I'm currently in the process of transitioning from research to a clinical career. Feel free to MeMail me, though I'll add the caveat that there are some major differences between the US and Europe in terms of both the academic tract and careers that follow them.
posted by dephlogisticated at 4:08 PM on February 27, 2013


I can't speak at all to cognitive neuroscience, but I can speak to not knowing what you want to do with your life when you're 18 or 24 and then deciding you want to do science.

In the US, finishing a PhD at 32 is not unusual. I finished at 34 (after working for two years after finishing my BA, changing fields, getting an MS, taking another year off, and then getting a PhD) and was surrounded by people who were mostly +/- 5 years of my age.

I know time to degree for European programs is often shorter than in the US, but people everywhere frequently take time off between degrees. Once you're in your 30s, a few years here or there doesn't really matter as much as you might think in your 20s.
posted by hydropsyche at 4:20 PM on February 27, 2013


@extramundane: I think I would be most interested in cognitive neuroscience (e.g. research on memory or neuropsychological phenomena) or psychopharmacology (e.g. clinical research with human subjects or behavioral experiments with animals, studying how psychoactive compounds affect memory in rats, for instance - which is something actually being done at Maastricht University which I mentioned). I have heard quite a lot of stories about how tedious and frustrating 'wet' science is supposed to be. I have no research experience yet (but will try to find something here at my current university which does a lot of neuroscience research at the bio/med/pharm faculties). Is behavioral or neuroimaging research less tedious? E.g. statistics heavy work vs wet lab experiments? Not that I would expect that to be easy in any sense, but which type of research in the very broad field of neuroscience would could be considered less famous for being really tedious with a risk of nothing coming out of a whole lot of work? Behavioral? Computational? The more simple varieties of psychological experiments? History of science? :-)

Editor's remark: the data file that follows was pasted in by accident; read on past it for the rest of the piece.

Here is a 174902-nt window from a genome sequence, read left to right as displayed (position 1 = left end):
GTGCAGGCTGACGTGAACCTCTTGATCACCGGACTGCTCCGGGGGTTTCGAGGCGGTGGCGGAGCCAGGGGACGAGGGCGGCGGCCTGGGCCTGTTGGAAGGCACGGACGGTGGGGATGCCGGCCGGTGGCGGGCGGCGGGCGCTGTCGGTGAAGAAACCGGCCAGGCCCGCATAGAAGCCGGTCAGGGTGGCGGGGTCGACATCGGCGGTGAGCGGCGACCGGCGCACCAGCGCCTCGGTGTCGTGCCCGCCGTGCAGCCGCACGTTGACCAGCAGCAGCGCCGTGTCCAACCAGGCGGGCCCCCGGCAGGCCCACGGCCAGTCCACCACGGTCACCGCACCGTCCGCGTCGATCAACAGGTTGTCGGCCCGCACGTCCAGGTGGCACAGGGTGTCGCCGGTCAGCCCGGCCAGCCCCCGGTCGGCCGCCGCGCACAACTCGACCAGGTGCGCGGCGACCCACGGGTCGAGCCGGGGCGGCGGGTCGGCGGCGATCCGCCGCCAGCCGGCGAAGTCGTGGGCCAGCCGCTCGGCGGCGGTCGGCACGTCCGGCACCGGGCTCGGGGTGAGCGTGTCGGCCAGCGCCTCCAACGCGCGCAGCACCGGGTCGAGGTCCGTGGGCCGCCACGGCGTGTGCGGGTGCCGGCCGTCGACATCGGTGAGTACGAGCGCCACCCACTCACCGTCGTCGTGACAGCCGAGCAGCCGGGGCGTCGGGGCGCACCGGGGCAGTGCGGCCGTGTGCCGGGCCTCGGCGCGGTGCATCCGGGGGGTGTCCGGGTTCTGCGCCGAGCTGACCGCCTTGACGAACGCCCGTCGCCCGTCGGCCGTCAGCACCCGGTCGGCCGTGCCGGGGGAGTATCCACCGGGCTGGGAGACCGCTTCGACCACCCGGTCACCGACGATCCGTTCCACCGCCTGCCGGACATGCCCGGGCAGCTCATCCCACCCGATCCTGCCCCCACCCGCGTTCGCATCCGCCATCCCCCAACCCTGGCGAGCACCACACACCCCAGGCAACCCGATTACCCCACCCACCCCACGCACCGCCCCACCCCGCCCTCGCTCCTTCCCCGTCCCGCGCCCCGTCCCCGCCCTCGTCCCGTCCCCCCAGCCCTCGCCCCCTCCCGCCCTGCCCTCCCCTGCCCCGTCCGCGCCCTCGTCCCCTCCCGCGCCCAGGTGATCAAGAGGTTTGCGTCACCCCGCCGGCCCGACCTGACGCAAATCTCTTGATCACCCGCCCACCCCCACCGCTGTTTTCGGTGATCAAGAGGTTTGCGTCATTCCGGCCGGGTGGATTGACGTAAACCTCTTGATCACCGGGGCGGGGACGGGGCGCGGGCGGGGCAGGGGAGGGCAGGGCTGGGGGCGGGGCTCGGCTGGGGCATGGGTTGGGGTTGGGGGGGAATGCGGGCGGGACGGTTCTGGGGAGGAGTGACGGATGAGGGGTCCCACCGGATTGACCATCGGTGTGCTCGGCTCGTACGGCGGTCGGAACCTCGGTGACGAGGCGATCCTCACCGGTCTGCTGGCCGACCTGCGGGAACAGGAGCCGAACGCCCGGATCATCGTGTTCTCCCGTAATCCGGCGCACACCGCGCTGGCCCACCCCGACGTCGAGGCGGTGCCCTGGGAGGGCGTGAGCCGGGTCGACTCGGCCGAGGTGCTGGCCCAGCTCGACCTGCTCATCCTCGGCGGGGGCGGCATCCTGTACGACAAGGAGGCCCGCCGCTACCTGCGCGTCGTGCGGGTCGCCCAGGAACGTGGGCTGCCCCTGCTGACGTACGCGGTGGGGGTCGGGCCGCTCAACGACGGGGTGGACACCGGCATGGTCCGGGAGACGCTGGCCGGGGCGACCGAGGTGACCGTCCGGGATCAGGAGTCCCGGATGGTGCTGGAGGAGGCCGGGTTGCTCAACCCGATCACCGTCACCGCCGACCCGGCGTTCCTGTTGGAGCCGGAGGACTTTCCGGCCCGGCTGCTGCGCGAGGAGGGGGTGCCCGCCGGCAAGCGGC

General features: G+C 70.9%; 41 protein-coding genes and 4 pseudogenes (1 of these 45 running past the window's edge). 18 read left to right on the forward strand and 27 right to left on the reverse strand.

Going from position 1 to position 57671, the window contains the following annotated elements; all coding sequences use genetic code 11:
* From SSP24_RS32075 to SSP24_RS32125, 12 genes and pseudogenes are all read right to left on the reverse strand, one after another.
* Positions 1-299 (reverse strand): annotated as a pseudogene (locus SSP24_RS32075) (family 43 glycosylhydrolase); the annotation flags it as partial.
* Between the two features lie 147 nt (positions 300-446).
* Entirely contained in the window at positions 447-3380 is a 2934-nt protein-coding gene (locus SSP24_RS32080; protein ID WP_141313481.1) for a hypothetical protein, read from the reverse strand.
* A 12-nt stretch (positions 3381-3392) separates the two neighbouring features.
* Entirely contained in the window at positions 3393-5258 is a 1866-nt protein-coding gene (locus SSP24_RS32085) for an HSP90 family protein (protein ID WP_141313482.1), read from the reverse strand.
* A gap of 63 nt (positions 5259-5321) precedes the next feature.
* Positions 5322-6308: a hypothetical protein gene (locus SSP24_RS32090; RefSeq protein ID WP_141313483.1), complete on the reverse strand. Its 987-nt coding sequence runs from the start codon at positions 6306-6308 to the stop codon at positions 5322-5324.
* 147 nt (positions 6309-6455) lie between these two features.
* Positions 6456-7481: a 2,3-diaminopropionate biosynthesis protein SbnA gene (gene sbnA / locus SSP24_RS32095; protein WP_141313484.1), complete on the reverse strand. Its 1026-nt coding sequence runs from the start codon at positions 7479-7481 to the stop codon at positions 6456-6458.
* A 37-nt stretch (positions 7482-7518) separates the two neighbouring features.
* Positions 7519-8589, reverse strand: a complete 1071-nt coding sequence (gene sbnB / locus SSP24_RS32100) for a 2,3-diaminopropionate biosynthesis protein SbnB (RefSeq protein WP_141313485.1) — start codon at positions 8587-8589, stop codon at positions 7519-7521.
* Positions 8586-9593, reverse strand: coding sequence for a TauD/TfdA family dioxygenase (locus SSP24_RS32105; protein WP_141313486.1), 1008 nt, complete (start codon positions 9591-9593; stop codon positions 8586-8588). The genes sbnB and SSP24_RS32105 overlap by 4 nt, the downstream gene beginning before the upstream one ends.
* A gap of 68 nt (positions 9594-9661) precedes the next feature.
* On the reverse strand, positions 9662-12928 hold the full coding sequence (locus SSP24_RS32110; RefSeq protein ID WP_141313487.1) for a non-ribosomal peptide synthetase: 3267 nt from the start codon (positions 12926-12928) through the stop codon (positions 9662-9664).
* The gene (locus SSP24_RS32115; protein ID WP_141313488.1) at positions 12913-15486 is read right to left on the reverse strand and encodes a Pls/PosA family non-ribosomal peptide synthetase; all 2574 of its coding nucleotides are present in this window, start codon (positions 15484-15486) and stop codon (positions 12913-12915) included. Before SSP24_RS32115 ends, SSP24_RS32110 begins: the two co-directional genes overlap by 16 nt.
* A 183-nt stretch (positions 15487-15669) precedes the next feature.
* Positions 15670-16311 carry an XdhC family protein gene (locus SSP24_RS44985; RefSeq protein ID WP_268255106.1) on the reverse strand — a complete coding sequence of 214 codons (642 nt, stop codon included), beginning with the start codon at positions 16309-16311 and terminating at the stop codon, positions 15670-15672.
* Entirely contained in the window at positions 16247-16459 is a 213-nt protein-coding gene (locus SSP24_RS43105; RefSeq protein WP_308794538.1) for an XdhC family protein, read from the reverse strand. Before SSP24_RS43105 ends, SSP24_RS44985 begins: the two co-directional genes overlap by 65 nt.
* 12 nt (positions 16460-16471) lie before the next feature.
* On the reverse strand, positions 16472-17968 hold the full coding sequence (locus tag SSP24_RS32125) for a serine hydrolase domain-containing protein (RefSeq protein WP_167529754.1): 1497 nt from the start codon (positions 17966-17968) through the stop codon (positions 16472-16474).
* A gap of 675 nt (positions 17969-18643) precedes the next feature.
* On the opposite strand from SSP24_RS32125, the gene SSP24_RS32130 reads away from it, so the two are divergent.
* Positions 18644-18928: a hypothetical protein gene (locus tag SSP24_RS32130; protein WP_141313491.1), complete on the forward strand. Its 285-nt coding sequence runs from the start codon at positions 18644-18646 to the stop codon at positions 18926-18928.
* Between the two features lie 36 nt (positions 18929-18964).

@mskyle: Thank you for your input. Would like to hear your thoughts about what I asked extramundane as well.

@absquatulate: Hearing myself talk here. Cannot really add much except that you very concisely convicted me of a line of thinking that I usually am the first one to avidly question.

@goggie: Thanks again. I just realized something that I did not consider before, which is that I might be able to get a bachelor's degree in neuroscience (or, more precisely, a general science degree where I choose courses ranging from cell biology to psychology) and still do a master's degree in neuropsychology if I intended to ultimately do clinical work. Will have to inquire about this. I mention it because in Germany that would be impossible to do that without a regular bachelor's degree in psychology which encompasses very specific coursework. It seems that in other countries these things are often much more flexible. Would love to see undergraduate studies here in Germany similar to what is common in the US (e.g. being able to major in neuroscience, botany, physics or whatever you want and then be able to go to medical or pharmacy school given good grades. In Germany, you study medicine and the like right after school). This way, I might be able to take up the natural science courses I would like to take and decide later on whether to further persue that path or choose a more clinical orientation.